With my new Druid, it feels as if I'm seeing Azeroth for the first time again. It's been so long since I did most of the quests Horde-side that each one is new and exciting (though I still remember enough to find the trickier ones!) and there was a whole Tauren-only quest chain I'd never done before involving cleansing the water wells of Mulgore. On top of that, I've been making a conscious effort to do every quest in every zone I level through to get the full experience, and it's been amazingly fun. It feels so much more satisfying than doing only what's necessary to progress to the next area. Sure, I might be a bit slower, but if I hadn't done that I might never have fought in an epic battle against the Centaur of the Barrens, or watched a Horde-aligned Dwarf (!) turn into a Trogg, or jumped off of a cliff only to be whisked away at the last second.

And, speaking of Mulgore and the Barrens, I'm in love. I'd never realized before how gorgeous the early Kalimdor zones are--I'd always been rushing to get to the next quest hub, to finish the next set of missions, leveling as quickly as I could. This time, though, I was moving slower, and could appreciate the scenery much better. And besides the beauty of the zones, I also noticed various interactions between NPCs that I hadn't seen before, and stuck around to watch. There's a little orc kid who goes fishing to feed the guards, another whose father is fighting up in Ashenvale (the conversation with his mother may have had me sniffling a little), and the wyvern trainer in Freewind Post will occasionally blow a kiss to his pets. (I laughed so hard when I heard him!)

I've finished up all of Mulgore, the Barrens, and Stonetalon Mountains now (save for a few dungeon quests), and I just need to find Page 7 of the Shredder Operating Manual to be done with Ashenvale, too. I'm questing in northern Thousand Needles now, getting ready to head out to the Shimmering Flats and help out the goblin racers (and maybe the gnomes, too...creepy little guys, though). I'm still not bored, I can't imagine ever getting bored if I keep playing this way. And it makes me wonder, if maybe the reason so many people say WoW is boring and easy is because they don't take the time to explore and challenge themselves. I certainly never had this much fun when I rushed to reach the level cap, and it seems like every few quests I run into another rare elite monster that's a challenge to take down, that normally I would have just avoided to save time.

I love this. :D

The Kodo is named Matilda. I am such a sucker for bad puns.


Well, it's true enough I guess.

All right, now that Mania has finally posted about the Worgen pet, I guess I can post this without feeling a little silly/guilty about beating her to it. (I kid, I kid! I just had my internet working all day, that's all.)

Here I am with my brand-new Worgen, exulting in its real-ness. For a long time, I was convinced that the whole thing was a hoax, and even posted a picture 'proving' I was right. Whoops? Major hugs and cookies to the Hunter class forum folks for all their hard work and research in figuring out which mob the mysterious Worgen pet was (as you can see in my screenie, it's Garwal, a quest mob in Howling Fjord).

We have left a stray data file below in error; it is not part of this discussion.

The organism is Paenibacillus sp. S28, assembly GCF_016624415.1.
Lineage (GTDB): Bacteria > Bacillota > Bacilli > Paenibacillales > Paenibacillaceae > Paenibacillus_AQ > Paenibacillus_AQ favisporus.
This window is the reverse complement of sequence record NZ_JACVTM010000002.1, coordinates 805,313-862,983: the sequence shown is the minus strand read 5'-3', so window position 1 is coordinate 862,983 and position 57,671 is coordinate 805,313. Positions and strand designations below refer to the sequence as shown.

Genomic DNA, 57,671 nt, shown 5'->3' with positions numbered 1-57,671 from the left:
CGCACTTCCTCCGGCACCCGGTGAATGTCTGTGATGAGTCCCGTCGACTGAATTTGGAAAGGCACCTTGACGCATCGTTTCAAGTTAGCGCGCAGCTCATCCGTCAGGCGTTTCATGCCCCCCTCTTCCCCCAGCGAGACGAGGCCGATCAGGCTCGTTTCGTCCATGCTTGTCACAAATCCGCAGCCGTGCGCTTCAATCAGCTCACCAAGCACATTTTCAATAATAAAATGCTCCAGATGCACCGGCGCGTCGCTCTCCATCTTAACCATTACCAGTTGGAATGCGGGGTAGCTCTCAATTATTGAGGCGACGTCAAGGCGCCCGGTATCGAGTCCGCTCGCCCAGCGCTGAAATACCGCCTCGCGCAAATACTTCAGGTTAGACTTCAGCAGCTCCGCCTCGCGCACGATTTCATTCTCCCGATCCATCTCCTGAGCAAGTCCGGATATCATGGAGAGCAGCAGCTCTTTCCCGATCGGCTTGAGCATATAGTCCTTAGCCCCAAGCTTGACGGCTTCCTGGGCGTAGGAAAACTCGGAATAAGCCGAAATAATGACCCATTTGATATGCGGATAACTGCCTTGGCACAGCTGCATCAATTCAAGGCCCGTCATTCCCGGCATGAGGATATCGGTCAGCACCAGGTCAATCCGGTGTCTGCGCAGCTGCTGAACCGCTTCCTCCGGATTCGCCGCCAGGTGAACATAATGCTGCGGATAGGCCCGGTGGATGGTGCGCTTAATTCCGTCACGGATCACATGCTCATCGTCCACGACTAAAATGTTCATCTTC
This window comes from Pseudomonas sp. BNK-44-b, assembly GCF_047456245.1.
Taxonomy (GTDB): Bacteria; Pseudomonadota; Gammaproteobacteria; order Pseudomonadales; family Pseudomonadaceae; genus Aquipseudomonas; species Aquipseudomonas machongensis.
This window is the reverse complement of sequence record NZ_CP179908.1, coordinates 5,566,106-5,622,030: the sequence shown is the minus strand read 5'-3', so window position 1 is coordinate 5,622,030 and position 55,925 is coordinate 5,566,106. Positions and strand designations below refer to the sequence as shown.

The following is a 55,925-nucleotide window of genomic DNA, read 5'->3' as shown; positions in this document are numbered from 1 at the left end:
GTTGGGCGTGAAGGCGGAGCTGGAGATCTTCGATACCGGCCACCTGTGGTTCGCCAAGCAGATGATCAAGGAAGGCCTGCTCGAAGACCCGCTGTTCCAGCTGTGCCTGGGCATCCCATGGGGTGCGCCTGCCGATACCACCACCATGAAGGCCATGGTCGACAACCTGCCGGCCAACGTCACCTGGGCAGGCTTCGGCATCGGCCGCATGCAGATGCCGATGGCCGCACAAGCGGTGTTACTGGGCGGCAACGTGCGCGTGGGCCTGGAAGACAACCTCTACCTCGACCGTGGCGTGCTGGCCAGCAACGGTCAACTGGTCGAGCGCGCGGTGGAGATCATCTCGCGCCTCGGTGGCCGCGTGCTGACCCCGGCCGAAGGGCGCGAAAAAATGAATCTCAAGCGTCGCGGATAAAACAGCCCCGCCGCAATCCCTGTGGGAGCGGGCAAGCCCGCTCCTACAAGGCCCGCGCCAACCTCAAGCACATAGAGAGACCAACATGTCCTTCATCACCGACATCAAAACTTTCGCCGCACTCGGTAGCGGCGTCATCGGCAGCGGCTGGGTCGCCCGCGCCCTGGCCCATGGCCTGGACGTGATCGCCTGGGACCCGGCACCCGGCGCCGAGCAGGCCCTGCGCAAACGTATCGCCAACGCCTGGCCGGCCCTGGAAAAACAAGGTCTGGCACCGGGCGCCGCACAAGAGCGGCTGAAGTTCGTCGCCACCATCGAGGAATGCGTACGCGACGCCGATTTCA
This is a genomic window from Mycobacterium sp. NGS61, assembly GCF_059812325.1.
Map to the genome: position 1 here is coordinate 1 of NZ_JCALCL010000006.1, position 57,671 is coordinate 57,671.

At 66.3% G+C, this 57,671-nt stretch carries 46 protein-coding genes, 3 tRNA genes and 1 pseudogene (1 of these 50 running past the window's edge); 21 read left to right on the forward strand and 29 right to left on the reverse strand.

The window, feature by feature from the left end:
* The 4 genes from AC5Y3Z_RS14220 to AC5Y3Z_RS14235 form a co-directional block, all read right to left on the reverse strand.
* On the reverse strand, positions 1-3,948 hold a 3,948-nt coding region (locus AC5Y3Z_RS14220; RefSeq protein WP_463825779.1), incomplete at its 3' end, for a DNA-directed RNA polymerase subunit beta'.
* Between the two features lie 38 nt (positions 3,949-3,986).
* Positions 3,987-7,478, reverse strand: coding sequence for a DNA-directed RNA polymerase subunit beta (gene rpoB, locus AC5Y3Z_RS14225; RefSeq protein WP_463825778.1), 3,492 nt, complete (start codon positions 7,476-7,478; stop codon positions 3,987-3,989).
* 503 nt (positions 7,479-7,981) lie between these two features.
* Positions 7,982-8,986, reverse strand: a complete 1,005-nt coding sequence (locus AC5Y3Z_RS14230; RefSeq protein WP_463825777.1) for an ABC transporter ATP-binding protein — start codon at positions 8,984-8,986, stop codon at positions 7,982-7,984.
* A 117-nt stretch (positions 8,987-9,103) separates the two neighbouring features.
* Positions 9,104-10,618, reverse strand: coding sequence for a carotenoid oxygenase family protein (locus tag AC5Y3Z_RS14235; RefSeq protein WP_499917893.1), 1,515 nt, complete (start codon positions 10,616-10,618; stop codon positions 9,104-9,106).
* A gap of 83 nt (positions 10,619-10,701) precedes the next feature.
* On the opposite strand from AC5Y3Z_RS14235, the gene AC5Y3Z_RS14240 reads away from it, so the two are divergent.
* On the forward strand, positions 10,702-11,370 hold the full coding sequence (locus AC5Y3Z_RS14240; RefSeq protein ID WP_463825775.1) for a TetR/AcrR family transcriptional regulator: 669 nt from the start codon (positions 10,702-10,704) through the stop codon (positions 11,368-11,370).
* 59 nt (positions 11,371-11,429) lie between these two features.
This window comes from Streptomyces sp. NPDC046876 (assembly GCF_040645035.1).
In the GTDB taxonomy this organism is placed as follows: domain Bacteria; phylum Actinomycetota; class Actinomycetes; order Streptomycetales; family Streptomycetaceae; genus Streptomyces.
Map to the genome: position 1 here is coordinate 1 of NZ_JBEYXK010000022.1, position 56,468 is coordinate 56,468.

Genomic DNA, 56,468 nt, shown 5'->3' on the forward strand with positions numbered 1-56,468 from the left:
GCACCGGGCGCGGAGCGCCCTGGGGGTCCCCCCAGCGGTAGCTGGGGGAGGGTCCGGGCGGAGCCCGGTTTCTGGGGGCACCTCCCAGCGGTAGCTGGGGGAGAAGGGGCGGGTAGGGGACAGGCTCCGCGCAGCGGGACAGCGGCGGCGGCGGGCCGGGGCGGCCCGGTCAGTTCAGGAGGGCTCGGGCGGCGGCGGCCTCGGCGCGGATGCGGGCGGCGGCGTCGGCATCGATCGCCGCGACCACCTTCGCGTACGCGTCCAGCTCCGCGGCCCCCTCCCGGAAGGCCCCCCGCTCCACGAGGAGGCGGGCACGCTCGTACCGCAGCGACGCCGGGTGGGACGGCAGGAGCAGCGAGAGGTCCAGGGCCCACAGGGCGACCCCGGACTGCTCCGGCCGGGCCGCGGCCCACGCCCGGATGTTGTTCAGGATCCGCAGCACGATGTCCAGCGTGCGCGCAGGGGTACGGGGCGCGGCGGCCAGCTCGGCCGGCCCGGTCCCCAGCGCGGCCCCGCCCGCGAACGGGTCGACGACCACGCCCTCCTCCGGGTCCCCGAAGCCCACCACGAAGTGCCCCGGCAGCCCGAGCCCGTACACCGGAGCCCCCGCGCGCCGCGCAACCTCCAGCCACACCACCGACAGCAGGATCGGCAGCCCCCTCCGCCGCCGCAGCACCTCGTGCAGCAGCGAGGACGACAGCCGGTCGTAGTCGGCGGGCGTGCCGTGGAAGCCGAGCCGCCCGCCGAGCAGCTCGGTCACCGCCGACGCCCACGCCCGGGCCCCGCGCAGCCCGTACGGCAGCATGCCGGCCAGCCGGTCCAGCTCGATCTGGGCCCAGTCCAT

I think that's what got me the most excited about the whole thing, in fact. Even if the Worgen pet had turned out to be a fake, the way the Hunter forum came together and worked on this was amazing. Seeing teamwork and friendly conversation instead of the whining and belittling I normally expect from the o-boards was surprising and very pleasant. I may have made a few jokes about Pokemon, but for the most part the original thread stayed polite and on-topic until post cap, and the second thread seems to be doing the same. Yay for Hunters!

One thing that bugged me about the original post was the behavior of the Hunter who was first spotted with the Worgen pet--I get that he wanted to keep his pet something special, but it's a little cruel not to even give a hint or two. I've always been happy to answer any questions about rare pets I might have (though in the case of my Hydra, I have to warn people it's no longer tamable, which is kind of a bummer). It is, to my mind, part of being a good Hunter--sharing tips and tricks with others. So as soon as I got out of Naxx (they dragged me in as soon as I was done taming, of course) I headed to Ironforge to show off Mowgli.

I got tons of whispers and comments, and was able to help a bunch of folks find the information they needed to (hopefully) tame their own. Of course, I felt a little bad when I realized I was just sending more competition Jon's way--luckily it didn't take him too many tries to get a Worgen on his hunter as well. He's named her Raksha, and is just as excited about her as I am about mine.

Since they're technically Wolves (the best non-BM pets and good for BM too), we'll be using them a fair bit from now on--though I've got a lot of leveling to do before I bring Mowgli to Naxx again, I'm used to topping the DPS charts, darnit. <.< We're going to be very careful to avoid PvP as the worgen will reset to a wolf model if used in Arenas, and we have our fingers crossed that Blizzard won't just go ahead and reset all of them...

*crosses her toes, too*

Even if they do, though, we'll have had fun.